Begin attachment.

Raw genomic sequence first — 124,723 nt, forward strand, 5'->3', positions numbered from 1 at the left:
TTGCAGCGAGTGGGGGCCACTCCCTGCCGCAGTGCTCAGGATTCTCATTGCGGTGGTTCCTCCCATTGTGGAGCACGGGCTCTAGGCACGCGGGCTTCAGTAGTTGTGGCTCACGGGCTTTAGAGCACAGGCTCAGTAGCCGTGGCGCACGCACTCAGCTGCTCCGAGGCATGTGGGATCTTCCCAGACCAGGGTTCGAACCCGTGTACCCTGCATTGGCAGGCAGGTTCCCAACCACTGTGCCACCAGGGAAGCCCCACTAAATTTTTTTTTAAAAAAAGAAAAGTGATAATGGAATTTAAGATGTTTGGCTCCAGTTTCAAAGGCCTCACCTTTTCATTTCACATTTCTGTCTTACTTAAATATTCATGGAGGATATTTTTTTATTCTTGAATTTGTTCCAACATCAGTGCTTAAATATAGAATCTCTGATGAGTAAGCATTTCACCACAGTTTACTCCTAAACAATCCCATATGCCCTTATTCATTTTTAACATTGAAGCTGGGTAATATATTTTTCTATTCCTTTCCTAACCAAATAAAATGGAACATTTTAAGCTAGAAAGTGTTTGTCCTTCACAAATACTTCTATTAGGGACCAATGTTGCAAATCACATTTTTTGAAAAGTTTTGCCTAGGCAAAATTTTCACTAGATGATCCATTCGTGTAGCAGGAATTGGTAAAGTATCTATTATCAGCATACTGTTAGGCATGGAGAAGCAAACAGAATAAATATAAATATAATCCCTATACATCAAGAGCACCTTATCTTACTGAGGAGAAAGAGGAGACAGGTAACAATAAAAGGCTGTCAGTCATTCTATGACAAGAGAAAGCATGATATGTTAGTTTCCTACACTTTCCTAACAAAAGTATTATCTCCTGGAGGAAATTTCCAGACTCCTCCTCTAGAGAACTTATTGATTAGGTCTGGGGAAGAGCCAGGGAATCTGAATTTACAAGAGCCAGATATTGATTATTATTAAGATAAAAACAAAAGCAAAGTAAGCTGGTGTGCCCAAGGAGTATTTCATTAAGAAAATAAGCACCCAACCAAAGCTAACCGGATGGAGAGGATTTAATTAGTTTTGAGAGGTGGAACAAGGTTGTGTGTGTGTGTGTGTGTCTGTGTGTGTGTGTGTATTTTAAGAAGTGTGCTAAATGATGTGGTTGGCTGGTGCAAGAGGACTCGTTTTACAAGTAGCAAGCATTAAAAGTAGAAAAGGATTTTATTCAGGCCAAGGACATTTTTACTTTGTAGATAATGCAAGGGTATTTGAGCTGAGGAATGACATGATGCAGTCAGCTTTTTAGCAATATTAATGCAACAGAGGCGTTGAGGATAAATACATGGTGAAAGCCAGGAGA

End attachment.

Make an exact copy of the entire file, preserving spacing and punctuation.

Raw genomic sequence first — 124,723 nt, forward strand, 5'->3', positions numbered from 1 at the left:
TTGCAGCGAGTGGGGGCCACTCCCTGCCGCAGTGCTCAGGATTCTCATTGCGGTGGTTCCTCCCATTGTGGAGCACGGGCTCTAGGCACGCGGGCTTCAGTAGTTGTGGCTCACGGGCTTTAGAGCACAGGCTCAGTAGCCGTGGCGCACGCACTCAGCTGCTCCGAGGCATGTGGGATCTTCCCAGACCAGGGTTCGAACCCGTGTACCCTGCATTGGCAGGCAGGTTCCCAACCACTGTGCCACCAGGGAAGCCCCACTAAATTTTTTTTTAAAAAAAGAAAAGTGATAATGGAATTTAAGATGTTTGGCTCCAGTTTCAAAGGCCTCACCTTTTCATTTCACATTTCTGTCTTACTTAAATATTCATGGAGGATATTTTTTTATTCTTGAATTTGTTCCAACATCAGTGCTTAAATATAGAATCTCTGATGAGTAAGCATTTCACCACAGTTTACTCCTAAACAATCCCATATGCCCTTATTCATTTTTAACATTGAAGCTGGGTAATATATTTTTCTATTCCTTTCCTAACCAAATAAAATGGAACATTTTAAGCTAGAAAGTGTTTGTCCTTCACAAATACTTCTATTAGGGACCAATGTTGCAAATCACATTTTTTGAAAAGTTTTGCCTAGGCAAAATTTTCACTAGATGATCCATTCGTGTAGCAGGAATTGGTAAAGTATCTATTATCAGCATACTGTTAGGCATGGAGAAGCAAACAGAATAAATATAAATATAATCCCTATACATCAAGAGCACCTTATCTTACTGAGGAGAAAGAGGAGACAGGTAACAATAAAAGGCTGTCAGTCATTCTATGACAAGAGAAAGCATGATATGTTAGTTTCCTACACTTTCCTAACAAAAGTATTATCTCCTGGAGGAAATTTCCAGACTCCTCCTCTAGAGAACTTATTGATTAGGTCTGGGGAAGAGCCAGGGAATCTGAATTTACAAGAGCCAGATATTGATTATTATTAAGATAAAAACAAAAGCAAAGTAAGCTGGTGTGCCCAAGGAGTATTTCATTAAGAAAATAAGCACCCAACCAAAGCTAACCGGATGGAGAGGATTTAATTAGTTTTGAGAGGTGGAACAAGGTTGTGTGTGTGTGTGTGTGTCTGTGTGTGTGTGTGTATTTTAAGAAGTGTGCTAAATGATGTGGTTGGCTGGTGCAAGAGGACTCGTTTTACAAGTAGCAAGCATTAAAAGTAGAAAAGGATTTTATTCAGGCCAAGGACATTTTTACTTTGTAGATAATGCAAGGGTATTTGAGCTGAGGAATGACATGATGCAGTCAGCTTTTTAGCAATATTAATGCAACAGAGGCGTTGAGGATAAATACATGGTGAAAGCCAGGAGA